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Sixteen Ways Worship Pastors Can Engage Pastorally

Jeremy Bouma on 5 days ago. Tagged under ,,,.

9780310525196What role does a worship leader play in the modern church?

Song leader? Lead musician? Not really.

Zac Hicks wants to help fellow worship leaders realize they are actually worship pastors. So he wrote a resource to help them, called The Worship Pastor:

If you’re a new worship leader, this book is for you. It will give you an inspiring vision for the road ahead. It will hopefully also provide a set of tools to help sharpen and aim your call. If you’ve been a worship leader for a while, The Worship Pastor is for you too. It will be a fresh articulation of the job you’ve already been doing and hopefully provide some inspiration for how to make what you do even better. (19)

“Whether you know it or…

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Is Celibacy the “Right” Thing? (1 Cor 7:37)

Bill Mounce on 6 days ago. Tagged under ,,.

Does καλῶς mean “right” or “well”? This is one of those situations where I would think we hear things differently.

Paul has been arguing for celibacy, the gift that no high school or college student wants. His basic argument is that it is better to remain celibate so as to be able to focus on ministry, but it is only right for those with the spiritual ability to do so. (And all students sigh a sigh of relief.)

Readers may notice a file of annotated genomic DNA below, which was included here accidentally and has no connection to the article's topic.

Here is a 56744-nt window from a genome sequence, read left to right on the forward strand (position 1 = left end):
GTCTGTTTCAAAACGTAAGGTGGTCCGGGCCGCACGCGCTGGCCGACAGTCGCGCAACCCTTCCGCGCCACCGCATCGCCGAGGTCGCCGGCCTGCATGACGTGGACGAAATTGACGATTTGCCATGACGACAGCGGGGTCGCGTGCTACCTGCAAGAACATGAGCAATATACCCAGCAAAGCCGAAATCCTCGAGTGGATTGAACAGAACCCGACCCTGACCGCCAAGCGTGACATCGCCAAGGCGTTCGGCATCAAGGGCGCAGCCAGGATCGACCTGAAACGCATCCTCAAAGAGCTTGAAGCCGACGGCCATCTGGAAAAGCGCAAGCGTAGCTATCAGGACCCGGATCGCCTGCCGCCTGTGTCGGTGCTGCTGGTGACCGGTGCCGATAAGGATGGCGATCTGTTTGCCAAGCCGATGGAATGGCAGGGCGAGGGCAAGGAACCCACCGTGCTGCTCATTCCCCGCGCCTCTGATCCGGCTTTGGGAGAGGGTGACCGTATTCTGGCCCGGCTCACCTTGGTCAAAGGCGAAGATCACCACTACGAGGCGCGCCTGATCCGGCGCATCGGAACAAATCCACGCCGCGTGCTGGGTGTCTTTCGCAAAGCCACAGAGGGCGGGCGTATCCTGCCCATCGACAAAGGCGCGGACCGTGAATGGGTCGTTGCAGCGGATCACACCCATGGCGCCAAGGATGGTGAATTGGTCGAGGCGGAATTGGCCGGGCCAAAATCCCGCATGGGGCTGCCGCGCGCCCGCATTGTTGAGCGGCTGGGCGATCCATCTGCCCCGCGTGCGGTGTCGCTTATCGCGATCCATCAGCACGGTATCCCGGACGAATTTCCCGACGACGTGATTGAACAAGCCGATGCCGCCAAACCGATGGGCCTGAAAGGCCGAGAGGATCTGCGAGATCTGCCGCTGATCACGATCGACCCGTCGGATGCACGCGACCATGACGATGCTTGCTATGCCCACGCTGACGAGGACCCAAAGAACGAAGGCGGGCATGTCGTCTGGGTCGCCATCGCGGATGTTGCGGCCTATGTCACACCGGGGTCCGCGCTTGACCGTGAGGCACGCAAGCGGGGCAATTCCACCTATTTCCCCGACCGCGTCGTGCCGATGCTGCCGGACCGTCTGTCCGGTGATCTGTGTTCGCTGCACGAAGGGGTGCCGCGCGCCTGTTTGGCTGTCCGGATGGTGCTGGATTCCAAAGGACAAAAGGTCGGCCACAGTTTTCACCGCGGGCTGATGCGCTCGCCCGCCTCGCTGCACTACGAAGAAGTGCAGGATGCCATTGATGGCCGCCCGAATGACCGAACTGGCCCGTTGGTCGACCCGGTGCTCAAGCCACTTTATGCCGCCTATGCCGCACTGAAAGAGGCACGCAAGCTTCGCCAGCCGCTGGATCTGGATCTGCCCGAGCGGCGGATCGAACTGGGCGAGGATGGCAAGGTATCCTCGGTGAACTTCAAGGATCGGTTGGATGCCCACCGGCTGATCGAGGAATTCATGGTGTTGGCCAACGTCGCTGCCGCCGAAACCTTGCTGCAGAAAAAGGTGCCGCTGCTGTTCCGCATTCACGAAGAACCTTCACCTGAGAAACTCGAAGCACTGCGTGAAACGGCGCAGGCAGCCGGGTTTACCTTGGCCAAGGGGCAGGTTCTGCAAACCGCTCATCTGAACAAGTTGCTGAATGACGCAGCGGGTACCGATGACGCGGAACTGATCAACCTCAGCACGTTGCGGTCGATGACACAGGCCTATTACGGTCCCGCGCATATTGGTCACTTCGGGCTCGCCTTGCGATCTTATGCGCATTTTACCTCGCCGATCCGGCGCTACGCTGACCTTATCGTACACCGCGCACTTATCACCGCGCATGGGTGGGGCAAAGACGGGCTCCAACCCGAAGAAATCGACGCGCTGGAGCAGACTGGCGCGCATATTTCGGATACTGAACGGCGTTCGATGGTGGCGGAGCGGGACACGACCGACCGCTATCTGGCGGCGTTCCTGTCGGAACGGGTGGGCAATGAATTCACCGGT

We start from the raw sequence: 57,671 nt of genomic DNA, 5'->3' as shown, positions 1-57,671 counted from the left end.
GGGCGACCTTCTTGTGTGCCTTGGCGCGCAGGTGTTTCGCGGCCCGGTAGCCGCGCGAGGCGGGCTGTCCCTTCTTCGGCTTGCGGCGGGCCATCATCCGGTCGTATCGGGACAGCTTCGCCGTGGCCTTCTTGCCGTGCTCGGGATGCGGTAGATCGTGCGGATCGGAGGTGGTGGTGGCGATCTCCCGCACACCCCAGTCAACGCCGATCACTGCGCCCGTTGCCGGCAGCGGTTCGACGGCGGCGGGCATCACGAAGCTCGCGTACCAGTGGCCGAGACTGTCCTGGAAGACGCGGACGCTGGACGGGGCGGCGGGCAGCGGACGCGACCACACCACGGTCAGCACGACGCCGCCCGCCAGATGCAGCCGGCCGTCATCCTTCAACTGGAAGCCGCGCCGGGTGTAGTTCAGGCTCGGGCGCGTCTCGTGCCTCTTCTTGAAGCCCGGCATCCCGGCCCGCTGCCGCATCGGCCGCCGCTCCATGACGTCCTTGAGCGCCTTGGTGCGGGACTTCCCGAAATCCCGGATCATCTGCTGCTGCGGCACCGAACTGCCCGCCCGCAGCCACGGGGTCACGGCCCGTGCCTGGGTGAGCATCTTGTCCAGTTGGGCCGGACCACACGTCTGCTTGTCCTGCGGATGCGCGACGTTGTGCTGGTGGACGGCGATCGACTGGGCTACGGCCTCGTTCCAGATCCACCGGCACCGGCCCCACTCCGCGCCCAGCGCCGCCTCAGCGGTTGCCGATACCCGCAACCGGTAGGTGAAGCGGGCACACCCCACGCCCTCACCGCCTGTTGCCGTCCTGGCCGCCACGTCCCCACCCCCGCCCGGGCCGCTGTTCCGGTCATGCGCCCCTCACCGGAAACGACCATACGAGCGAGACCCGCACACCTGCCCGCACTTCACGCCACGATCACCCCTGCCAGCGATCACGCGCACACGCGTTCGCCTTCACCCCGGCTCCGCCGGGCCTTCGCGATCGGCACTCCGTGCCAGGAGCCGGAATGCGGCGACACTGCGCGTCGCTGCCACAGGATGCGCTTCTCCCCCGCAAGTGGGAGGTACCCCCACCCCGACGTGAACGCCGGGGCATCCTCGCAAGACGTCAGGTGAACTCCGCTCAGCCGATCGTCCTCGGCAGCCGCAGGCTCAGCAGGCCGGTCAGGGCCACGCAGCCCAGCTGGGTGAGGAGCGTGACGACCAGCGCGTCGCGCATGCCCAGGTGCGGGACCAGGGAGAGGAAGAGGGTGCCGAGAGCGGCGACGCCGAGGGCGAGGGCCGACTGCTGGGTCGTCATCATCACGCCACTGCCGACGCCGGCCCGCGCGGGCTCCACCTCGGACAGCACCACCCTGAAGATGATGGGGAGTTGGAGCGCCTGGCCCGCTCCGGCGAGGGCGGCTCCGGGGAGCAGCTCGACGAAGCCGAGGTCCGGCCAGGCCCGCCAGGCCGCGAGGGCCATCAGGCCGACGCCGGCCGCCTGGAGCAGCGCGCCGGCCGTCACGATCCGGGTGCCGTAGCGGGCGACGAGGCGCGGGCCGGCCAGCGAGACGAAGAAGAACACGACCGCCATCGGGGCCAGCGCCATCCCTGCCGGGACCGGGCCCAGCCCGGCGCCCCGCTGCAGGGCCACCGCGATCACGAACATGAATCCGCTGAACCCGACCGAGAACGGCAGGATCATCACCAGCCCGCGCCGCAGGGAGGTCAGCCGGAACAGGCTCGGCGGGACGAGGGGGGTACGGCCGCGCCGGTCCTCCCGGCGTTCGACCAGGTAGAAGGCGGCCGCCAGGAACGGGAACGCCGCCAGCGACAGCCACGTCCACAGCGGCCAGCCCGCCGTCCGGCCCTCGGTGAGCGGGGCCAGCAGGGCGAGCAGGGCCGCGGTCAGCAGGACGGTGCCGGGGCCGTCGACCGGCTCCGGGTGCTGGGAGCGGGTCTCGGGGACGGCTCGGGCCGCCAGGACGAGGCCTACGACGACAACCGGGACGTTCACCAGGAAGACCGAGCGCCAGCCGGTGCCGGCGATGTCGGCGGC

Within that context Paul says, “However, the man who stands firm in his resolve is under no compulsion but has control over his desire, and has determined this in his heart to keep her as his virgin, he will do well” (v 37).

The problem surfaces in the NIV 1984, which says,…

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“When They Approach the Old Testament, They Think It’s Boring”

ZA Blog on 1 week ago. Tagged under ,,.

torah-story-online-course

We recently sat down with Gary Schnittjer to talk about why the Pentateuch is often read less frequently than other parts of the Bible, as well as some ways to encourage and deepen your study of the Pentateuch. Take a look:

One of the problems Christians have when they approach the Old Testament is they think it’s boring.

I think especially a book like Leviticus or Numbers or Deuteronomy—they’re not often read and studied carefully by Christians. They seem irrelevant…

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Tremper Longman, III on Studying Genesis

ZA Blog on 1 week ago. Tagged under ,,.

tremper-longman-iii (2)